Something about that road in particular

Mulholland Dr. holds a peculiar position within Lynch’s body of work. A greater commercial and critical success than any film he’d made since Blue Velvet, it’s also more overtly marked by the (commercial) conditions of its making than anything else he’s been involved with – indeed it’s structured in response to them. It was initially commissioned as a pilot by ABC Television, then rejected for unspecified reasons. An infusion of French money allowed Lynch ten additional days of shooting, provided he could find some way to wrap the dangling story threads together. And the film as it stands bears every mark of those divisions, running about two thirds pilot, one third new material.

It’s hard to ignore this split, since the two sections move so differently – and especially since the first moves exactly like a TV pilot, throwing out a new plot strand and group of characters every ten minutes or so. This was undoubtedly a factor in its greater popularity, since the pilot material offers a friendlier welcome than much of Lynch’s recent work and the completed film also suggests a tidier, puzzle-box structure – a mystery contained within comfortable, explicable parameters as opposed to the disconcerting tendency of both earlier and later films to open out into the cosmos.


The space between worlds is theatrical, some sort of stage set, because it’s here that the conditions of life flatten into representation and its motions are distilled into an essential form or substance. “Give me your garmonbozia,” says ‘Man from Another Place’ in Twin Peaks: Fire Walk with Me (1992), and the subtitles helpfully gloss this term as “pain and suffering”. A lifetime’s production of pain and suffering is equivalent to a mid-sized bowl of creamed corn in both volume and texture, we discover, as it splatters across the Red Room’s zigzag floor. These entities appear to feed on strong emotion – for Lynch, as for Rilke, we are the bees of the invisible. Earth is “a learning world”, Lynch told author Greg Olson, and the curriculum appears heavily weighted towards the twinned subjects of suffering and love.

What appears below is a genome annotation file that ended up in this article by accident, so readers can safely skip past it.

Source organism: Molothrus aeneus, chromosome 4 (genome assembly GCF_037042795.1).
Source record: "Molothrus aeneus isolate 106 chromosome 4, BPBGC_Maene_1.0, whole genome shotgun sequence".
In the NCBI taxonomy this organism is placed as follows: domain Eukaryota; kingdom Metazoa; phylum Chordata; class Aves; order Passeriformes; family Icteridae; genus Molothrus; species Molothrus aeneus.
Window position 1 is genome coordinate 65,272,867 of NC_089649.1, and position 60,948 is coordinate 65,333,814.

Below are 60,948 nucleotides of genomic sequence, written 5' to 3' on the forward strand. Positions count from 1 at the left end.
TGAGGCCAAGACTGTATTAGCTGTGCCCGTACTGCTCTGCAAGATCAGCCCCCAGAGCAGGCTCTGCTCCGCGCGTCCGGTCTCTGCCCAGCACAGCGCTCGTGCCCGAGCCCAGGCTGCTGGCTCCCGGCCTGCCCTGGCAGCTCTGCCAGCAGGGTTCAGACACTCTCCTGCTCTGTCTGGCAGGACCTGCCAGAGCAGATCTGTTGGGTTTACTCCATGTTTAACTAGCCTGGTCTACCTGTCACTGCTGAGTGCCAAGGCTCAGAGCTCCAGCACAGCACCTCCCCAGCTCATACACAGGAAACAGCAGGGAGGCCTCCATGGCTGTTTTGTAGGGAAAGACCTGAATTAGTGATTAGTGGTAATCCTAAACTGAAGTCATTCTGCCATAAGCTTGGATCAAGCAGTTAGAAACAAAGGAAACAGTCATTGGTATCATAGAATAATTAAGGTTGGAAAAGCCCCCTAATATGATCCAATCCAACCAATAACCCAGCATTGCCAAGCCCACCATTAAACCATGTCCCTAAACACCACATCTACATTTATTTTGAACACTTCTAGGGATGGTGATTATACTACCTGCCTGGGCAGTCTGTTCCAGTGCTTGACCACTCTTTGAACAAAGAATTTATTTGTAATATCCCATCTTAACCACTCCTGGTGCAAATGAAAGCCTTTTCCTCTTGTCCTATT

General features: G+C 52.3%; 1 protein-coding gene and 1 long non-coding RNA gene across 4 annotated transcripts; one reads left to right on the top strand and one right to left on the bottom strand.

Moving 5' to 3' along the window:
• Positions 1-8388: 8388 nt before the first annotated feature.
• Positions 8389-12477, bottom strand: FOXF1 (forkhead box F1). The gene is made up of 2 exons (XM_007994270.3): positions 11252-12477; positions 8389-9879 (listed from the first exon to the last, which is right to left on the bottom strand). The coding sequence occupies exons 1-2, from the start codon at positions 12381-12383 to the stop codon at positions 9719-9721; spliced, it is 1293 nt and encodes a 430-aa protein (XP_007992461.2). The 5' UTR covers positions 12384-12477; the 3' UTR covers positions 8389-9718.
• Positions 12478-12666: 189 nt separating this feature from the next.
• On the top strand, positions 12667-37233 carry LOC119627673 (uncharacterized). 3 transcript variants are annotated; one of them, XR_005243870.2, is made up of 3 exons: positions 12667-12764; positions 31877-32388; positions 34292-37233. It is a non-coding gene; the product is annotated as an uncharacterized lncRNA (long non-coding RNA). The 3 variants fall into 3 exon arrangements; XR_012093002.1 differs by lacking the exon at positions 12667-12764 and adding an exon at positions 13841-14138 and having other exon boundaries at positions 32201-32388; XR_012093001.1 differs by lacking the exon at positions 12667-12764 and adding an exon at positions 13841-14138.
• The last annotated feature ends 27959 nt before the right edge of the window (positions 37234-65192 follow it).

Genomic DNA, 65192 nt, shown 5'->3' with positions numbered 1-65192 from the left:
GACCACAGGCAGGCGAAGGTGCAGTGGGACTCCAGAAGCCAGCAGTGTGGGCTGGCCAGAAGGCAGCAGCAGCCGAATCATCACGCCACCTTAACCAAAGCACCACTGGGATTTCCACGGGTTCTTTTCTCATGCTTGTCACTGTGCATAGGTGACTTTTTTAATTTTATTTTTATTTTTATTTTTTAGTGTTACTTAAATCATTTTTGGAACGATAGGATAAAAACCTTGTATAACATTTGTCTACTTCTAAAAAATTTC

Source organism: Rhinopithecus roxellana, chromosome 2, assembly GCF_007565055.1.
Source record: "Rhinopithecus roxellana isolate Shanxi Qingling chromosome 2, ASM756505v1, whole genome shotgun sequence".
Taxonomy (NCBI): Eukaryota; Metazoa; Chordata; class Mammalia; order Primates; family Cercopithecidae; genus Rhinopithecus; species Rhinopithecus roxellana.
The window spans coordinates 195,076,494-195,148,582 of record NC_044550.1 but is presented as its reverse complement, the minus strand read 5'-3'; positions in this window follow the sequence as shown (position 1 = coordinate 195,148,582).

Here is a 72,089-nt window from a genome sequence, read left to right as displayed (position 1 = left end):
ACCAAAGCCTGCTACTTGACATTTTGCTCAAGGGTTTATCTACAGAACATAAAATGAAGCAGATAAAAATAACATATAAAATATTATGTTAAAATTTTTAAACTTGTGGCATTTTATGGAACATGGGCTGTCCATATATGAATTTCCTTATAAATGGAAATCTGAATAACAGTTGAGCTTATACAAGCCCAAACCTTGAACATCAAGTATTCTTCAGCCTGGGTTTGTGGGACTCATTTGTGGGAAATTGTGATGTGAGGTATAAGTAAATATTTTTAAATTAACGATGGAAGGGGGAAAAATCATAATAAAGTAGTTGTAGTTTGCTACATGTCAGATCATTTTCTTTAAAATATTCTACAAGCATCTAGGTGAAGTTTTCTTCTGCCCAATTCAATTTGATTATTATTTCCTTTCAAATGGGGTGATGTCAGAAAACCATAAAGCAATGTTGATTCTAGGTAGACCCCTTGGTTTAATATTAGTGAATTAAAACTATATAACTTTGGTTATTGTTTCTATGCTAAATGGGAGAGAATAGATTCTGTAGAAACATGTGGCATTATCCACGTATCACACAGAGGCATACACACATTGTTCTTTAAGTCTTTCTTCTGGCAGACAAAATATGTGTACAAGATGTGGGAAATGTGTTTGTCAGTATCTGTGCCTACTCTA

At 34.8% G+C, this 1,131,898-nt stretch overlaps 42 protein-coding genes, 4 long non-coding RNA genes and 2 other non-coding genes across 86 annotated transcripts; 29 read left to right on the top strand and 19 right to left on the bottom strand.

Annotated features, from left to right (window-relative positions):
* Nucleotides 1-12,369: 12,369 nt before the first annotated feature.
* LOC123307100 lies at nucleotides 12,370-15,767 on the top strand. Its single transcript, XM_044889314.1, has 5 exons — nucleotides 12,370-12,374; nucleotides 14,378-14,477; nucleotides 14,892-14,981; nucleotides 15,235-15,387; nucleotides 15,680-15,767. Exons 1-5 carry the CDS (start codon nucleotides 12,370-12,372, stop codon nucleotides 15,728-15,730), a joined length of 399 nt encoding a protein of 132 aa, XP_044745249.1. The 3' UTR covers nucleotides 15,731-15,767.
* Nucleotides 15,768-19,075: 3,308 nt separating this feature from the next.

Such distillation to essence and attraction to extremes, in a slightly less severe form, might also serve to characterise the various modes of Lynchian performance. He’s singularly brave and direct in his approach to heightened emotion, which makes him a rare creature in a modern movie menagerie that generally prefers to peer into such areas through thickets of irony. His approach is stylised but not mocking, though his proclivity for searching for new tones through the contrast of disjunctive elements – say Deputy Andy’s crying fit on the discovery of Laura Palmer’s body in the Twin Peaks pilot (1990) – frequently lands somewhere hard to peg. He seems to draw a frame around each beat and hold it in place for independent observation for a moment before moving on.

To Read the Rest of the Essay

No comments:

Post a Comment